The Whimsy of Chinese p. I

After spending the weekend with my family for the Chinese New Year, I got to thinking about some of the little quirks of the Chinese language.  And being that I have at least one friend enrolled in the Chinese individual study course for next quarter, I thought I’d share some things you may or may not have known about me, the Chinese culture and the Chinese language.

My family is Taiwanese.  It’s a tiny little island east of China.  You will sometimes see it written as Taiwan, R.O.C. (Republic of China) or just Taiwan.  It depends on who is writing it.  Taiwan declared its independence from China in 1949 when the Nationalists fled mainland China after losing to the Communist Party.  China, however, does not recognize said independence.  It’s like if the U.S. and Britain never had the Revolutionary War.  China still maintains that Taiwan is a part of China, and has even blocked Taiwan from having representation in the United Nations.

Taiwan was once settled by the Portuguese, hence its former name of Formosa.  As was Japan, which lead to the very popular Japanese dish of tempura or deep-fried, battered vegetables and meat.

The region of China where the Taiwanese first came from was once settled by Arabs and Jews, and if you go back far enough in my family tree, you can actually find a Jewish and Arab ancestor.  Taiwan also has its own group of indigenous, aboriginal peoples.  The chanting track in the background of Enigma’s popular song, “Return To Innocence” was actually performed by the aboriginal peoples of Taiwan.

The Chinese language has one written form which can be written in either the traditional form or the now more popular simplified format.  Mainland China uses the simplified format more often now, while Taiwan maintains use of the traditional format.  It is said that you need to know approximately 3500 individual Chinese characters to read the newspaper.

The Chinese language is iconographic, meaning that each character and its meaning was originally depicted graphically.  For instance, the character “guo” or country, originally was drawn to depict a wall around the region, a mouth to depict the people of the region, and a spear to defend them.  The character for “person” looks like a person walking.

Although I can speak fluently, I never had a formal education aside from my Chinese school classes I attended on Sundays until the age of 10.  Because of this, my vocabulary is somewhat limited and my sisters and I employ “Chinglish,” a mixture of Chinese and English where English words are substituted for those we don’t know in Mandarin.  Listen in on one of my phone conversations sometimes.  It is impressive, confusing and hilarious at the same time.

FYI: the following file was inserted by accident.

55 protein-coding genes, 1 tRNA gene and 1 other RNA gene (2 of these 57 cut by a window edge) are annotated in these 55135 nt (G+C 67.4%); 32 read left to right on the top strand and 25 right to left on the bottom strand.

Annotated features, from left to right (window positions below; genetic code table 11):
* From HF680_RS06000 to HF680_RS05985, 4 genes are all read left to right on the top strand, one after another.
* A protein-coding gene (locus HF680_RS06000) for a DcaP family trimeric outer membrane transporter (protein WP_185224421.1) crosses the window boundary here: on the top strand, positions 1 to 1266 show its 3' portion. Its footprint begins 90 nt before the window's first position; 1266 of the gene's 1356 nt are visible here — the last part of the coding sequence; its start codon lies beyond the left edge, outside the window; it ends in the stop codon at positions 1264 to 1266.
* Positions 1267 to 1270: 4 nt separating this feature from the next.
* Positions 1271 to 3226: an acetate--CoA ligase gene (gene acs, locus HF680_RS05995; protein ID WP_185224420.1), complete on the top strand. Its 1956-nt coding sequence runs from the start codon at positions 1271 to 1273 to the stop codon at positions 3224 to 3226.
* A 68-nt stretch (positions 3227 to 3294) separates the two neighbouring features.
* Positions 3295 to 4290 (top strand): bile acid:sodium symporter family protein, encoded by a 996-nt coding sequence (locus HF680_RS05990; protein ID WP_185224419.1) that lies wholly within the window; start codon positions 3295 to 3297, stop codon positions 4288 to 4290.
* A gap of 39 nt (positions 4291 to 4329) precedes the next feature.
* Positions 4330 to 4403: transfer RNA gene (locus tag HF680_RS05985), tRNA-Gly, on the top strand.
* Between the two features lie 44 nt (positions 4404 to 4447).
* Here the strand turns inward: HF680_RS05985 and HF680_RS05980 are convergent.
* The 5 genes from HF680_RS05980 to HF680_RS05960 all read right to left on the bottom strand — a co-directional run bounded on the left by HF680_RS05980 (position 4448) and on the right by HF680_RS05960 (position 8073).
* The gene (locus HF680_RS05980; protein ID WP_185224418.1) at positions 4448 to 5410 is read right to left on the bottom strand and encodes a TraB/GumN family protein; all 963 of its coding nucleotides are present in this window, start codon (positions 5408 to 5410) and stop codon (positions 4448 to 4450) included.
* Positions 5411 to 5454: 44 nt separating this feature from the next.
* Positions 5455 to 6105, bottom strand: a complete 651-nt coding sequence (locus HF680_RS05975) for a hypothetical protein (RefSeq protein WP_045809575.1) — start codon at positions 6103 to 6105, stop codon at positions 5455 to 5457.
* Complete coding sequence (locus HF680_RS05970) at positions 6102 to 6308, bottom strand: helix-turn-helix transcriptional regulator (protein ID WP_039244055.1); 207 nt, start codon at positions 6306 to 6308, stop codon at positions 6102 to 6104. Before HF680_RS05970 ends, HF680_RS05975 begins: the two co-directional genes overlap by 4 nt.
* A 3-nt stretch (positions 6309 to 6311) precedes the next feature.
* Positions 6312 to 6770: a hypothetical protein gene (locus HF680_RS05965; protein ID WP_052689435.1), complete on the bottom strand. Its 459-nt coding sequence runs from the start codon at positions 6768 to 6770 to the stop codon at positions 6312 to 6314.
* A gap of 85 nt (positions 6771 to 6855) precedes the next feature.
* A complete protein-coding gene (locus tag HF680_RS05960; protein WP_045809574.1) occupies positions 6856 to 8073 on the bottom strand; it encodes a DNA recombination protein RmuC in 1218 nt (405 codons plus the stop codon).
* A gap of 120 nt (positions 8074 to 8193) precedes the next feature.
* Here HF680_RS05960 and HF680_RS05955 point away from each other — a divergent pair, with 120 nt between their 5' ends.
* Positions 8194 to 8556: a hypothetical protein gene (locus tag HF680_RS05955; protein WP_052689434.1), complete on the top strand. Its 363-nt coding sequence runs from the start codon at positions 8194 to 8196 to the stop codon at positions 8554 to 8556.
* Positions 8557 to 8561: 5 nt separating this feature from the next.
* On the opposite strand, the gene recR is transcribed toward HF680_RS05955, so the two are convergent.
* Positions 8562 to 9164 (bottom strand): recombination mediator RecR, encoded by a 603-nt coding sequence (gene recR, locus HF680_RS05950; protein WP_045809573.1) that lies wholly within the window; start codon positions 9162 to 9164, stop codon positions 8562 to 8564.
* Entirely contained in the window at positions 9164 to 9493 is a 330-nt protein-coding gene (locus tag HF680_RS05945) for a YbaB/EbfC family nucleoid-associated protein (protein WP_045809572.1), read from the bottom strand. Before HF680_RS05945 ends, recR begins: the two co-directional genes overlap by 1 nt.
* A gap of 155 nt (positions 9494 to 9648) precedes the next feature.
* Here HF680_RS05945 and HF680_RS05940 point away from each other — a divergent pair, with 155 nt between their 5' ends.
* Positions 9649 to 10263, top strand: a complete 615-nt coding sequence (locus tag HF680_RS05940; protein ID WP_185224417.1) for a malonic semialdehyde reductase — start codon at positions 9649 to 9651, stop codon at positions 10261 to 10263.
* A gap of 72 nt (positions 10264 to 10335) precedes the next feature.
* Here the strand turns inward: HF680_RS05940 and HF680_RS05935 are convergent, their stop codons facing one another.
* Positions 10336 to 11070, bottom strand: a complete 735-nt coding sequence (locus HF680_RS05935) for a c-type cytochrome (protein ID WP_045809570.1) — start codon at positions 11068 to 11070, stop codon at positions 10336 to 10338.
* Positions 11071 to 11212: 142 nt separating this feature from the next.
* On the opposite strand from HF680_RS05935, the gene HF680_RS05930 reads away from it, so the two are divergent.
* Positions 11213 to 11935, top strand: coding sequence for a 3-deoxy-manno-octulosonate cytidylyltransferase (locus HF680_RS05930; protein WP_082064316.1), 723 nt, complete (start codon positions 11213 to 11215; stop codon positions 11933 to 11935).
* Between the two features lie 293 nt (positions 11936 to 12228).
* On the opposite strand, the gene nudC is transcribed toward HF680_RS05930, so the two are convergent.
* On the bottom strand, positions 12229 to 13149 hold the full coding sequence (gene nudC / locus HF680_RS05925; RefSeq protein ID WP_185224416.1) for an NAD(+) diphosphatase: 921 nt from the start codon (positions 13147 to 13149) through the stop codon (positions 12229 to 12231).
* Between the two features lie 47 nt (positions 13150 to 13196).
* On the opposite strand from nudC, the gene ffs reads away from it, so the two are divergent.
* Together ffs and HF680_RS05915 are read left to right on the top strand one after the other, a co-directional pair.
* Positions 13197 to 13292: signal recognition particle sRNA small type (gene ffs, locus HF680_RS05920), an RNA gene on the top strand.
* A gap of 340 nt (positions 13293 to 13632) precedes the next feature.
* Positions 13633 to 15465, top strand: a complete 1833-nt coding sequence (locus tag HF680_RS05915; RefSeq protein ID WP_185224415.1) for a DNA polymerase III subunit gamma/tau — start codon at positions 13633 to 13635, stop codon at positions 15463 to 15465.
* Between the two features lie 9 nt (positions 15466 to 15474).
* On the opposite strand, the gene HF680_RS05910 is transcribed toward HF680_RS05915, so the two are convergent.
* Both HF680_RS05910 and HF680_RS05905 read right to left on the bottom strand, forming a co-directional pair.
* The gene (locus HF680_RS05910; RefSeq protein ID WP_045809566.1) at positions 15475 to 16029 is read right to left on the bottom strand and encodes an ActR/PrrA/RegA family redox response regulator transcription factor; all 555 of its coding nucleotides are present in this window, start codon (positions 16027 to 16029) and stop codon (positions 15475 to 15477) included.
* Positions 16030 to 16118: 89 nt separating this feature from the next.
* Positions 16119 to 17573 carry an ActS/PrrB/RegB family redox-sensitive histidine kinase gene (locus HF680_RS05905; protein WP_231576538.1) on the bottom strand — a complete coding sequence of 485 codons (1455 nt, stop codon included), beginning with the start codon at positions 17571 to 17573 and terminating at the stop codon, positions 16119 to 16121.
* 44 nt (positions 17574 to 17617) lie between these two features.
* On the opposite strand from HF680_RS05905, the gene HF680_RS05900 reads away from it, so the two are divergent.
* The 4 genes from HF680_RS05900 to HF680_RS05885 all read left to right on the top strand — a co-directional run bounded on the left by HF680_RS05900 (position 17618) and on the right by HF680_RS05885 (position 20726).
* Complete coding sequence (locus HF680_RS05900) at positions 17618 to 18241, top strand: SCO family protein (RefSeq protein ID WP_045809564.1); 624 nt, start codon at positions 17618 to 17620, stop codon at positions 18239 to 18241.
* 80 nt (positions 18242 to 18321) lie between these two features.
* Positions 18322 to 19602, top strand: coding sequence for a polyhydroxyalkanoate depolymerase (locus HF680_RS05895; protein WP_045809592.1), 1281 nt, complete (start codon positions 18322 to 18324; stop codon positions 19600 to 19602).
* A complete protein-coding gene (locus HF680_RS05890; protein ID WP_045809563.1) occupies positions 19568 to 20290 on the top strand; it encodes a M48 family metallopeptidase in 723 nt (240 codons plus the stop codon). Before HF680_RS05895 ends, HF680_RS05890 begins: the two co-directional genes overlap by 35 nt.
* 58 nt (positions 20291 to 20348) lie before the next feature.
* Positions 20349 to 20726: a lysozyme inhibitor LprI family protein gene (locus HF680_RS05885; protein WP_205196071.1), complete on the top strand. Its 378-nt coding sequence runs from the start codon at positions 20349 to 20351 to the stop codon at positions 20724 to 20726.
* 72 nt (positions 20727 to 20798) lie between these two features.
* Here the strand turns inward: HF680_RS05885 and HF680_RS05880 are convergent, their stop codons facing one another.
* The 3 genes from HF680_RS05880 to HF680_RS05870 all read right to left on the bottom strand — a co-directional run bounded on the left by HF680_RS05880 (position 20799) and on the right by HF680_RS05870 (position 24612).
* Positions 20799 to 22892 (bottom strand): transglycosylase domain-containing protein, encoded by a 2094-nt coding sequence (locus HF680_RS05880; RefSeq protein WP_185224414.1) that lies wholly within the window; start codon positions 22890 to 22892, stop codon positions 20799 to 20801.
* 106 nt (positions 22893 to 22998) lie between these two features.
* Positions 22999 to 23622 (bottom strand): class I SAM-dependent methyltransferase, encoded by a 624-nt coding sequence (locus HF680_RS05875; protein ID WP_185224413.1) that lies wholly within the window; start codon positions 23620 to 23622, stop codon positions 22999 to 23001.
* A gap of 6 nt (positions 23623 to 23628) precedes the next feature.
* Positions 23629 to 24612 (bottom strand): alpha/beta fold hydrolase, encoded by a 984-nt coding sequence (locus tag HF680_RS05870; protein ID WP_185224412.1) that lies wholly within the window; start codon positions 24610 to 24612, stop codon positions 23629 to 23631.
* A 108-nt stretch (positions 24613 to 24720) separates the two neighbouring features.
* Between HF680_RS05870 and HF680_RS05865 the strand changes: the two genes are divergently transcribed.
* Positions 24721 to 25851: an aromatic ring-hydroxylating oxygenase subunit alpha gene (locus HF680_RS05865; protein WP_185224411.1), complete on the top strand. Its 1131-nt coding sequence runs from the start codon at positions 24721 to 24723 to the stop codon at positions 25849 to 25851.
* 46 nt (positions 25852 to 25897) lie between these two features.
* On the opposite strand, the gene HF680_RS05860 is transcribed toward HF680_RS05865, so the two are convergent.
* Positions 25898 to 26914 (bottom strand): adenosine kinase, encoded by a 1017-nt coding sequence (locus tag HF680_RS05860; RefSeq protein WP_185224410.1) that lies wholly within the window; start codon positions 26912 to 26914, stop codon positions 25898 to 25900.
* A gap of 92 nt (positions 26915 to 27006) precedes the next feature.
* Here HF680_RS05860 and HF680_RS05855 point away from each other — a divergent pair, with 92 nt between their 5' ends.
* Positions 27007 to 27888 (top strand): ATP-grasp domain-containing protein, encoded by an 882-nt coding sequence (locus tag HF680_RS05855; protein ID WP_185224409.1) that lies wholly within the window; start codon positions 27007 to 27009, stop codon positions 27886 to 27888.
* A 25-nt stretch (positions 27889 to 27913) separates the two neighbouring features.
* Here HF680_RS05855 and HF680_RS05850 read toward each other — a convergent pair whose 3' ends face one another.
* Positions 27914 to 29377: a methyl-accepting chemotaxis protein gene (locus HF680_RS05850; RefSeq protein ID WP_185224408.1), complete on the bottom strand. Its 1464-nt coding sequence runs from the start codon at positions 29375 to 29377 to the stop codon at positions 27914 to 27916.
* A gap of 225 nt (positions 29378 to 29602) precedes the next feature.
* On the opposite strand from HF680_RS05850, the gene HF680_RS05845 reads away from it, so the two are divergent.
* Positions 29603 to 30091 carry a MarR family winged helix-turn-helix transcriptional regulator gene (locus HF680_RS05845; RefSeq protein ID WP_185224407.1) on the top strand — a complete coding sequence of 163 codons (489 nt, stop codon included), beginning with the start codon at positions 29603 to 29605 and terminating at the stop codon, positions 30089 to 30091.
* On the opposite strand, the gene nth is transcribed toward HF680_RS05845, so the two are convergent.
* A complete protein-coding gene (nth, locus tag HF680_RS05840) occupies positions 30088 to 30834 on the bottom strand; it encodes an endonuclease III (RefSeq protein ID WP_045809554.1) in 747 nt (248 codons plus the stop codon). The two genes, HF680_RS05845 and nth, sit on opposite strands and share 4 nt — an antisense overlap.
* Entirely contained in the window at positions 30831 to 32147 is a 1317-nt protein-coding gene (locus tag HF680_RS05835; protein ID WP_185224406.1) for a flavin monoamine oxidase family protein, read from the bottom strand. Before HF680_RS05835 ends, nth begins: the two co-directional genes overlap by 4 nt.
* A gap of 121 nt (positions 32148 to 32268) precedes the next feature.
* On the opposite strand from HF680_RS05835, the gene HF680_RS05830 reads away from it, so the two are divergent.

Also because of my lack of education in Chinese, I am also illiterate.  I can recognize the characters in my name and a handful of other characters and of course numbers.  A game I like to play when I’m in Taiwan is to see how many signs I can read in their entirety.  My high score so far is: 1

Another game I like to play is reading the back of fortune cookies when they teach you words.  I often can’t figure out the word by reading the pinyin, and can only do so when I like at the English translation.  Then it makes sense.  My boyfriend will read the pinyin on his fortune cookie aloud to me and I will try to figure out what he’s saying.  Our little games are another instance where the Chinese language is impressive, confusing and hilarious at the same time.

Even though the Chinese language is written one way, it is spoken aloud and read differently depending on what dialect you are speaking.  Mandarin Chinese is called “guo yu” or the language of the country, or “pu tong hua”, the ordinary language.  Mandarin spoken in Beijing differs from Mandarin spoken in other parts of the country.  Some of the most common dialects of Chinese are Shanghainese, Taiwanese and Cantonese.

To be continued!  More to come!

One thought on “The Whimsy of Chinese p. I”

Comments are closed.